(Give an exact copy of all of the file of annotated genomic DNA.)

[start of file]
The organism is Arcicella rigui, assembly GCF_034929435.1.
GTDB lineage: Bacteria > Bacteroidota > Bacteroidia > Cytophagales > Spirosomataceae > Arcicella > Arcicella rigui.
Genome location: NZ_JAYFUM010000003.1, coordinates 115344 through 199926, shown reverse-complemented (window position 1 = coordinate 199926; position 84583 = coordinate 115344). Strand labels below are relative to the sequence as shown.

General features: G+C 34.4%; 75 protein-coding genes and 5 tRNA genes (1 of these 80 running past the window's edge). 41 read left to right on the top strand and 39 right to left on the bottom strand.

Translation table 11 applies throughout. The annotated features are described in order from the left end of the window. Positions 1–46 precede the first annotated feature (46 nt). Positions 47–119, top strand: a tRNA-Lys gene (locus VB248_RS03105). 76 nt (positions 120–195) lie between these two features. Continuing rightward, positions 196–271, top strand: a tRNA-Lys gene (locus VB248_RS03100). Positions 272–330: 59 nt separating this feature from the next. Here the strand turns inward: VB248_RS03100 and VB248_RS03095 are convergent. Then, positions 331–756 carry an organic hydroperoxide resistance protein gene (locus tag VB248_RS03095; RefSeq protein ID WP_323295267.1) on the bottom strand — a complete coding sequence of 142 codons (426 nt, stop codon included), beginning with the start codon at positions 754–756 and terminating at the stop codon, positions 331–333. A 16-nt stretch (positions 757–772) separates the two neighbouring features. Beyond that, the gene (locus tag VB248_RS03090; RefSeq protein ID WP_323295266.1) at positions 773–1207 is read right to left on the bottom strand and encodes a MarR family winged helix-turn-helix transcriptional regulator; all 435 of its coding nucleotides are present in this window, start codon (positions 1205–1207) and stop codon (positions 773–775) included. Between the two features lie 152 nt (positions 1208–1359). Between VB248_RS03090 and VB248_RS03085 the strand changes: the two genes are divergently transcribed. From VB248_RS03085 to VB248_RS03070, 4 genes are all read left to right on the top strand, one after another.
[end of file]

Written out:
The organism is Arcicella rigui, assembly GCF_034929435.1.
GTDB lineage: Bacteria > Bacteroidota > Bacteroidia > Cytophagales > Spirosomataceae > Arcicella > Arcicella rigui.
Genome location: NZ_JAYFUM010000003.1, coordinates 115344 through 199926, shown reverse-complemented (window position 1 = coordinate 199926; position 84583 = coordinate 115344). Strand labels below are relative to the sequence as shown.

General features: G+C 34.4%; 75 protein-coding genes and 5 tRNA genes (1 of these 80 running past the window's edge). 41 read left to right on the top strand and 39 right to left on the bottom strand.

Translation table 11 applies throughout. The annotated features are described in order from the left end of the window. Positions 1–46 precede the first annotated feature (46 nt). Positions 47–119, top strand: a tRNA-Lys gene (locus VB248_RS03105). 76 nt (positions 120–195) lie between these two features. Continuing rightward, positions 196–271, top strand: a tRNA-Lys gene (locus VB248_RS03100). Positions 272–330: 59 nt separating this feature from the next. Here the strand turns inward: VB248_RS03100 and VB248_RS03095 are convergent. Then, positions 331–756 carry an organic hydroperoxide resistance protein gene (locus tag VB248_RS03095; RefSeq protein ID WP_323295267.1) on the bottom strand — a complete coding sequence of 142 codons (426 nt, stop codon included), beginning with the start codon at positions 754–756 and terminating at the stop codon, positions 331–333. A 16-nt stretch (positions 757–772) separates the two neighbouring features. Beyond that, the gene (locus tag VB248_RS03090; RefSeq protein ID WP_323295266.1) at positions 773–1207 is read right to left on the bottom strand and encodes a MarR family winged helix-turn-helix transcriptional regulator; all 435 of its coding nucleotides are present in this window, start codon (positions 1205–1207) and stop codon (positions 773–775) included. Between the two features lie 152 nt (positions 1208–1359). Between VB248_RS03090 and VB248_RS03085 the strand changes: the two genes are divergently transcribed. From VB248_RS03085 to VB248_RS03070, 4 genes are all read left to right on the top strand, one after another.